Banana blight raises food security concerns in Burundi

Burundi: learning to grow more

Burundi is currently battling to curb a disease that attacks banana plant, one of its staple foods.

The disease known as the banana blight may have spread from neighboring countries where it's been endemic for several years.

This is cause for concern since food prices are on the rise again in the global market.

Burundi is emerging from over a decade of conflict, and the economy is in tatters.

Jocelyne Sambira reports.


Banana is one of the staple foods in Burundi.

It is eaten raw, ripe or cooked and it makes a very popular beer across the country known as Urwarwa.

A disease is attacking the plant, making the leaves and the produce turn prematurely yellow.

Jacques sells bananas at the market for a living.

"The situation is very bad. A bunch of bananas now costs double what it used to. This bunch for example used to cost about a thousand and five hundred. Now you can't have it for less than three thousand five hundred or four thousand. We are losing money because customers are unhappy."

Not only are the vendors losing money, but so are the banana growers, like Melchior.

"There are less bananas now. They have been attacked by diseases. The three bunches you see here were taken from my plantation. But you can realize they did not grow big. And when I bring them to sell at the market, I get very little money.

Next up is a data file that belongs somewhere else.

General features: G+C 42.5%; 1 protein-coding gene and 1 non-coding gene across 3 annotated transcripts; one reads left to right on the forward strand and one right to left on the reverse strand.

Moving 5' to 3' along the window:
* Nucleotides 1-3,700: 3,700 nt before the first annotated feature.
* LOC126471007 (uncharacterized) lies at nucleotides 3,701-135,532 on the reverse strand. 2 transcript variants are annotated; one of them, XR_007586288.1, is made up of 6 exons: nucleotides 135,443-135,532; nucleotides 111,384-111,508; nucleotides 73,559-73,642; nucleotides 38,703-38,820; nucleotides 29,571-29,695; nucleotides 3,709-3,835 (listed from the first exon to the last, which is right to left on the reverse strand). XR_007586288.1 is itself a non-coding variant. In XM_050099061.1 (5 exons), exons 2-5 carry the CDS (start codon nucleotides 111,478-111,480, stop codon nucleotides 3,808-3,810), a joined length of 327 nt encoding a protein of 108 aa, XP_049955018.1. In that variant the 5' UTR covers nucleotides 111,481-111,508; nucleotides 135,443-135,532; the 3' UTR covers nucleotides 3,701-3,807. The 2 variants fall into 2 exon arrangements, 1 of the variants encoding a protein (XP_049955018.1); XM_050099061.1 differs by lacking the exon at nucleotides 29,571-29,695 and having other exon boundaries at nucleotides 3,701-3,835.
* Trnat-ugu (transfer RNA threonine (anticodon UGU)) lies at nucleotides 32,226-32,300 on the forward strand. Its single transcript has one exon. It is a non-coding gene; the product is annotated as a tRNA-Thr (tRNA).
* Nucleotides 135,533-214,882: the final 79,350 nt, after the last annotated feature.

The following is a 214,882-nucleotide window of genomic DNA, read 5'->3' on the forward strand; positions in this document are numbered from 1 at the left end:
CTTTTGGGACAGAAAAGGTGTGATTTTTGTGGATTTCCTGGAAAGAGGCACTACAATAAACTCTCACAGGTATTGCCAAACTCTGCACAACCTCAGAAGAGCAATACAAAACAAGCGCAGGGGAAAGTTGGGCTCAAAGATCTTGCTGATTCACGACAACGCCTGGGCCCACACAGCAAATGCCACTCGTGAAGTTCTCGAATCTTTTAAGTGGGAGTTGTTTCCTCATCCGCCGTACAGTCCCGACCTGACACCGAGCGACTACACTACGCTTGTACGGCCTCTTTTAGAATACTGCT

The first signs of the disease were spotted early in the year near the border with Tanzania.

Sebastien Ndikumagenge, the Agricultural Ministry's Director General believes the disease could have come from there.

"The banana blight is endemic in the region; it is in Ethiopia since 1968; in neighboring countries such as Congo, Rwanda and Tanzania, it's been there for more than ten years. It must have spread to Burundi from there"

In less than six months, the disease has spread to at least to five provinces in the East, South and West of Burundi.

The World Food and Agriculture organization FAO says finding a solution is necessary before the situation escalates.

FAO already has a joint project with UN's nuclear agency, the IAEA, to develop a mutant baby banana plant that can withstand harsh weather, drought and disease.

Pierre Lagoda is the Head IAEA Plant Breeding and Genetics Section:

"Some are getting old, some are getting destroyed by weather, some are getting destroyed by disease, so you have to continually to replenish these. But in the naturalized world, you have to normalize. And to be sure you have the same quality- nutritious quality- but also yield. You would have to have the very same plant. And the best way to have the very same plant is to clone it."

Meanwhile, FAO has set up an emergency unit in Burundi teaming up with local authorities to reach out to encourage farmers to cut off their infected plants.

Over half a million selected bananas shoots will be distributed in September to make sure farmers have plants free from the disease.

Jocelyne Sambira, United Nations.


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